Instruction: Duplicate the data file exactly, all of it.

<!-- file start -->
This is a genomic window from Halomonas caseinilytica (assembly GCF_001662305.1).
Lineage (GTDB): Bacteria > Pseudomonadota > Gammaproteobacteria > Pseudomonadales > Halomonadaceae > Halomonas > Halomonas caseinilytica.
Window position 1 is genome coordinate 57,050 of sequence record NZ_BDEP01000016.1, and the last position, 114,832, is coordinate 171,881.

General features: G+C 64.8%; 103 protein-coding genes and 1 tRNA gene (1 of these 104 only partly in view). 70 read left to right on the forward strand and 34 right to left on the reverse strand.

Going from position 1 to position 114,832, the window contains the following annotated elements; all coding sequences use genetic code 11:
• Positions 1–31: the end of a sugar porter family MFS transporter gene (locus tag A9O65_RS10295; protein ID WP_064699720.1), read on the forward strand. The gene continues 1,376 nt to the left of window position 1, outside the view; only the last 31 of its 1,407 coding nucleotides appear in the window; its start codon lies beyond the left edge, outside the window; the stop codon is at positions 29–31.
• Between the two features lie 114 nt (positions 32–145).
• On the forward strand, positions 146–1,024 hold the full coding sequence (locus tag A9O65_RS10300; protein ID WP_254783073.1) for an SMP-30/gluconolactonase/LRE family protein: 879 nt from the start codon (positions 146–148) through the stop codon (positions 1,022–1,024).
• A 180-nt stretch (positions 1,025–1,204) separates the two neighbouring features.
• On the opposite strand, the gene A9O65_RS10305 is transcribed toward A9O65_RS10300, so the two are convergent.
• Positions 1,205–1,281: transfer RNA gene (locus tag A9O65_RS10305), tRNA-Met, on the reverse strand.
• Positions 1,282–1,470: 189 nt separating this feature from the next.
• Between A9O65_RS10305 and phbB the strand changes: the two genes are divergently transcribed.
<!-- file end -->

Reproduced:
This is a genomic window from Halomonas caseinilytica (assembly GCF_001662305.1).
Lineage (GTDB): Bacteria > Pseudomonadota > Gammaproteobacteria > Pseudomonadales > Halomonadaceae > Halomonas > Halomonas caseinilytica.
Window position 1 is genome coordinate 57,050 of sequence record NZ_BDEP01000016.1, and the last position, 114,832, is coordinate 171,881.

General features: G+C 64.8%; 103 protein-coding genes and 1 tRNA gene (1 of these 104 only partly in view). 70 read left to right on the forward strand and 34 right to left on the reverse strand.

Going from position 1 to position 114,832, the window contains the following annotated elements; all coding sequences use genetic code 11:
• Positions 1–31: the end of a sugar porter family MFS transporter gene (locus tag A9O65_RS10295; protein ID WP_064699720.1), read on the forward strand. The gene continues 1,376 nt to the left of window position 1, outside the view; only the last 31 of its 1,407 coding nucleotides appear in the window; its start codon lies beyond the left edge, outside the window; the stop codon is at positions 29–31.
• Between the two features lie 114 nt (positions 32–145).
• On the forward strand, positions 146–1,024 hold the full coding sequence (locus tag A9O65_RS10300; protein ID WP_254783073.1) for an SMP-30/gluconolactonase/LRE family protein: 879 nt from the start codon (positions 146–148) through the stop codon (positions 1,022–1,024).
• A 180-nt stretch (positions 1,025–1,204) separates the two neighbouring features.
• On the opposite strand, the gene A9O65_RS10305 is transcribed toward A9O65_RS10300, so the two are convergent.
• Positions 1,205–1,281: transfer RNA gene (locus tag A9O65_RS10305), tRNA-Met, on the reverse strand.
• Positions 1,282–1,470: 189 nt separating this feature from the next.
• Between A9O65_RS10305 and phbB the strand changes: the two genes are divergently transcribed.